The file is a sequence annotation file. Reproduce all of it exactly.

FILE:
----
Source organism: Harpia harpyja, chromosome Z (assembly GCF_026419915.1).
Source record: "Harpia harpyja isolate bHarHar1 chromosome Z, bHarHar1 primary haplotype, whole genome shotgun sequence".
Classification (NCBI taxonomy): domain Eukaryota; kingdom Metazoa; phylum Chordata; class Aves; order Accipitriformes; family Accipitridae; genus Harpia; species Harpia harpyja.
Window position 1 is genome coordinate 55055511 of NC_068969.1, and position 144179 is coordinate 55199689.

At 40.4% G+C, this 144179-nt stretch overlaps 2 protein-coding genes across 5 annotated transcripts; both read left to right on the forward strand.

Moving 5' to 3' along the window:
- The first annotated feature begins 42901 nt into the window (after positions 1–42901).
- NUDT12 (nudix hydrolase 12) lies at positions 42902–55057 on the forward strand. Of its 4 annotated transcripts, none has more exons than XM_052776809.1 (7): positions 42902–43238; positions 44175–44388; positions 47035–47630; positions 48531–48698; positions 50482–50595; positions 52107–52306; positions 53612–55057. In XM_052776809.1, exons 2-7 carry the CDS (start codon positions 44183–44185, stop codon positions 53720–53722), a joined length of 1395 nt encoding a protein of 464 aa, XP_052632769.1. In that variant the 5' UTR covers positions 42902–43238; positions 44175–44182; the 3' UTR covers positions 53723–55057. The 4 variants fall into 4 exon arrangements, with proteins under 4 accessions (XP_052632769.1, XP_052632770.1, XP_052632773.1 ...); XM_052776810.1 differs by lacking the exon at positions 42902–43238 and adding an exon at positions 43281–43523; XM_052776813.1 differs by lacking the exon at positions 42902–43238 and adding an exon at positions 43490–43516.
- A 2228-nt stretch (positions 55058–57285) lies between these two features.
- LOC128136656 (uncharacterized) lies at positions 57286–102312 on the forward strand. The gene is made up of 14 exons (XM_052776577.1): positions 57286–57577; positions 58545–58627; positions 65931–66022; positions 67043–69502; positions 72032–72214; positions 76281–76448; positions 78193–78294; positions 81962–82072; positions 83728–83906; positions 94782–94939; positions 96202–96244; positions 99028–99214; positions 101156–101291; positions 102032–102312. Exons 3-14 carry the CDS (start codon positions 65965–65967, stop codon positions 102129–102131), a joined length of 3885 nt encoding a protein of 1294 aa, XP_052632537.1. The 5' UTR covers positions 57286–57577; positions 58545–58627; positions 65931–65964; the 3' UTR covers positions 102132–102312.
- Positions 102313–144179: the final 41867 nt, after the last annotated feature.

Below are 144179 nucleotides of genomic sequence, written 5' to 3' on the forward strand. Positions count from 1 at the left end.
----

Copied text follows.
Source organism: Harpia harpyja, chromosome Z (assembly GCF_026419915.1).
Source record: "Harpia harpyja isolate bHarHar1 chromosome Z, bHarHar1 primary haplotype, whole genome shotgun sequence".
Classification (NCBI taxonomy): domain Eukaryota; kingdom Metazoa; phylum Chordata; class Aves; order Accipitriformes; family Accipitridae; genus Harpia; species Harpia harpyja.
Window position 1 is genome coordinate 55055511 of NC_068969.1, and position 144179 is coordinate 55199689.

At 40.4% G+C, this 144179-nt stretch overlaps 2 protein-coding genes across 5 annotated transcripts; both read left to right on the forward strand.

Moving 5' to 3' along the window:
- The first annotated feature begins 42901 nt into the window (after positions 1–42901).
- NUDT12 (nudix hydrolase 12) lies at positions 42902–55057 on the forward strand. Of its 4 annotated transcripts, none has more exons than XM_052776809.1 (7): positions 42902–43238; positions 44175–44388; positions 47035–47630; positions 48531–48698; positions 50482–50595; positions 52107–52306; positions 53612–55057. In XM_052776809.1, exons 2-7 carry the CDS (start codon positions 44183–44185, stop codon positions 53720–53722), a joined length of 1395 nt encoding a protein of 464 aa, XP_052632769.1. In that variant the 5' UTR covers positions 42902–43238; positions 44175–44182; the 3' UTR covers positions 53723–55057. The 4 variants fall into 4 exon arrangements, with proteins under 4 accessions (XP_052632769.1, XP_052632770.1, XP_052632773.1 ...); XM_052776810.1 differs by lacking the exon at positions 42902–43238 and adding an exon at positions 43281–43523; XM_052776813.1 differs by lacking the exon at positions 42902–43238 and adding an exon at positions 43490–43516.
- A 2228-nt stretch (positions 55058–57285) lies between these two features.
- LOC128136656 (uncharacterized) lies at positions 57286–102312 on the forward strand. The gene is made up of 14 exons (XM_052776577.1): positions 57286–57577; positions 58545–58627; positions 65931–66022; positions 67043–69502; positions 72032–72214; positions 76281–76448; positions 78193–78294; positions 81962–82072; positions 83728–83906; positions 94782–94939; positions 96202–96244; positions 99028–99214; positions 101156–101291; positions 102032–102312. Exons 3-14 carry the CDS (start codon positions 65965–65967, stop codon positions 102129–102131), a joined length of 3885 nt encoding a protein of 1294 aa, XP_052632537.1. The 5' UTR covers positions 57286–57577; positions 58545–58627; positions 65931–65964; the 3' UTR covers positions 102132–102312.
- Positions 102313–144179: the final 41867 nt, after the last annotated feature.

Below are 144179 nucleotides of genomic sequence, written 5' to 3' on the forward strand. Positions count from 1 at the left end.